It is recommended that you take a phone and/or whistle with you and you could consider carrying a first aid kit. Clothing appropriate for the weather should be worn and/or carried with you.

As a rough guide, the Hampshire section is comparatively flat. Hazards include busy roads, cattle grids and the likelihood of horses and cattle blocking the narrow country lanes in the New Forest. The last ferry between Warsash and Hamble leaves at 6.30pm, so cyclists should aim to be at Warsash before then; otherwise cyclists are forced to take a six mile diversion to the nearest bridge over the river. The Isle of Wight section is quieter and more picturesque, however there are several steep hills, both to ascend and descend.

Southampton to Lymington via Hythe and the New Forest (16.59 miles, 26.70km)

The northernmost start point for the challenge is in Southampton's Town Quay ferry terminal, where a checkpoint is located. From Town Quay the route crosses on the Hythe ferry over Southampton Water to Hythe Pier and the village of Hythe, a 12-minute boat journey. Please note that as well as the Hythe Ferry, the Red Jet catamaran to the Isle of Wight also berths at Town Quay, so cyclists should ensure they do not attempt to board the wrong boat.

After crossing Southampton Water, the tidal estuary from where the rivers Test and Itchen meet at Southampton to the Solent, cyclists disembark the ferry at Hythe Pier was built in 1881 and is the seventh longest pier in Britain1. As the planks are laid parallel to the pier, cycling is forbidden on the pier as the gaps between the planks could potentially trap narrow bicycle wheels.

From Hythe the route heads into The New Forest, a National Park. Here the route crosses several cattle grids2. The narrow country lanes regularly contain cattle and New Forest ponies.

The route passes the attractive village of Beaulieu. This is the site of a dissolved Cistercian abbey founded in 1204 which is a Scheduled Ancient Monument and Grade I Listed Building, Beaulieu Palace House and the National Motor Museum, as well as one of only 6 Monorails in Britain3. From here the route passes towards Buckler's Hard and St Leonard's Grange, a Scheduled Ancient Monument and Grade I Listed Building that was a former monastic grange and its barn, one of the largest tithe barns4 in Britain.

From St Leonard's it is a short journey east to the port of Lymington, where outside the ferry terminal there is the Lymington to Yarmouth ferry.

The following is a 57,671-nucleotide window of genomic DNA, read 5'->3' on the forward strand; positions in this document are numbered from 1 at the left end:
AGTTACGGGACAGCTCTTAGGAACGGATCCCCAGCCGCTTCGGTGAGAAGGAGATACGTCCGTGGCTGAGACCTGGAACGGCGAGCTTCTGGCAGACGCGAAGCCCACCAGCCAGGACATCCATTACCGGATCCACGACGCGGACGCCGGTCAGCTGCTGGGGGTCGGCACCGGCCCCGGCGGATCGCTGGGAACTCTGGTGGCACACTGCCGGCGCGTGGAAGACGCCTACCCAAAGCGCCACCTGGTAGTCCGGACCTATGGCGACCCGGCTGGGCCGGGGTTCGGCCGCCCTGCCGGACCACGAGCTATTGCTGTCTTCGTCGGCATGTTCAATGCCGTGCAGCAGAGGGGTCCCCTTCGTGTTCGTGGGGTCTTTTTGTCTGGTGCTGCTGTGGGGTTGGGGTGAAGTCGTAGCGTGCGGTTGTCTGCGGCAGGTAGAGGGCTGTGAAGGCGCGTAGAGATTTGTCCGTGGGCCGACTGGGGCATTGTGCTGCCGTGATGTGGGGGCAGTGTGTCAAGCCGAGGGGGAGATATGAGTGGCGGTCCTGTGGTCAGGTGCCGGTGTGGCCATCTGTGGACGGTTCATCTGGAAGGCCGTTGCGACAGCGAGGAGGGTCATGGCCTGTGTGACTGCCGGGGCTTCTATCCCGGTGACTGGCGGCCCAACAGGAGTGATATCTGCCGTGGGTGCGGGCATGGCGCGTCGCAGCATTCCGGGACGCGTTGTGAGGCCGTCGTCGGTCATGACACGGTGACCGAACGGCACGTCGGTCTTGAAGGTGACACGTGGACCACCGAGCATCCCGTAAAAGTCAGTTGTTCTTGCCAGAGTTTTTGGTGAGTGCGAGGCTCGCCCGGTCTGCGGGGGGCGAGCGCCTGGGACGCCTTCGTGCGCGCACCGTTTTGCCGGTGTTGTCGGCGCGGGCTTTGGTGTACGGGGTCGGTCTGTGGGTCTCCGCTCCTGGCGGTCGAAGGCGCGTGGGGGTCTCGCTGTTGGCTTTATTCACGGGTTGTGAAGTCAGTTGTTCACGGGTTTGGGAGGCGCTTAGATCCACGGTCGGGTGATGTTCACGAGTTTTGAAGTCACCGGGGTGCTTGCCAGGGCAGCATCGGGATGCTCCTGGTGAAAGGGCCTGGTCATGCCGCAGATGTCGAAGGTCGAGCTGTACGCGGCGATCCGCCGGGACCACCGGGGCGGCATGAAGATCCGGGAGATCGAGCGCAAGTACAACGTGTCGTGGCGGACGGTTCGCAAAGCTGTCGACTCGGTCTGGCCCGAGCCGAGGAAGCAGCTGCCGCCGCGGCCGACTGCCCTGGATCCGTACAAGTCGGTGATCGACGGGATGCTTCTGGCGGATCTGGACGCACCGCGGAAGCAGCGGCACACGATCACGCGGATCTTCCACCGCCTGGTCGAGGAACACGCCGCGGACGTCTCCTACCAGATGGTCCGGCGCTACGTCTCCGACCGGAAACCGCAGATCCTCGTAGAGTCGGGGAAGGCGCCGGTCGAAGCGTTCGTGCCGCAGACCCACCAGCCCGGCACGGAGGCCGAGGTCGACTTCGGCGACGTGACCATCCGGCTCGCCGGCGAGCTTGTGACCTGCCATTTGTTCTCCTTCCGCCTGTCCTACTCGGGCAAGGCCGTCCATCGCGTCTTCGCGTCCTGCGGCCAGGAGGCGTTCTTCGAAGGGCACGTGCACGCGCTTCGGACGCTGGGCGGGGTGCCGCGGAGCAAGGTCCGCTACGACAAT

Yarmouth to Cowes (22.4 miles, 36.0km)

Travellers on the Wightlink5 Isle of Wight car ferry from Lymington are often rewarded with the sight of up to 2,000 yachts on the Solent, as the Cycle Challenge coincides with the day of the Round the Island Yacht Race.

The Route to Cowes

The ferry disembarks in the town of Yarmouth, one of the smallest towns in England, close to the Grade II listed Yarmouth Pier and the English Heritage owned Yarmouth Castle. This is a Scheduled Ancient Monument and Grade I Listed Building.

Out of Freshwater is the first of two alternate routes, a road and off road route. Most bicycles would be able to cope with the off-road route from Yarmouth to Freshwater; along the flat former railway track which is part of the Round the Island Cycle Path6. This route followed the bank of the river Yar in the Isle of Wight's Area of Outstanding Natural Beauty. This is part of National Cycle Route 22, although the track at time of writing (2014) remains gravel and is not up to National Cycle Route standard. The road route is almost a quarter of a mile longer and follows the west bank of the Yar, crossing the Yar's swing bridge near Yarmouth.

From Freshwater Gate the route joins the A3055 Military Road and heads up a steep hill for the first, but not the last time, up to Afton Down7. Here the route separates into a road and off-road route, with the off-road route following the crest of the downs, suitable only for mountain and BMX bicycles. The road route climbs Compton Down as the route turns off the Military Road, through the villages of Brook and along the B3399 through Hulverstone and Mottistone, passing Mottistone Manor, a Grade II* Listed building owned by the National Trust. After Mottistone the route traditionally ascended Brighstone Down8 up Strawberry Lane but in 2012 this was changed for a longer, more gradual ascent via Brighstone up Hunny Hill and Lynch Lane, passing the remains of a Roman Villa, as experience has shown that in poor weather Strawberry Lane can be difficult to scale. A checkpoint is often located at the car park close to the down's summit, where the on-road and off-road trails join.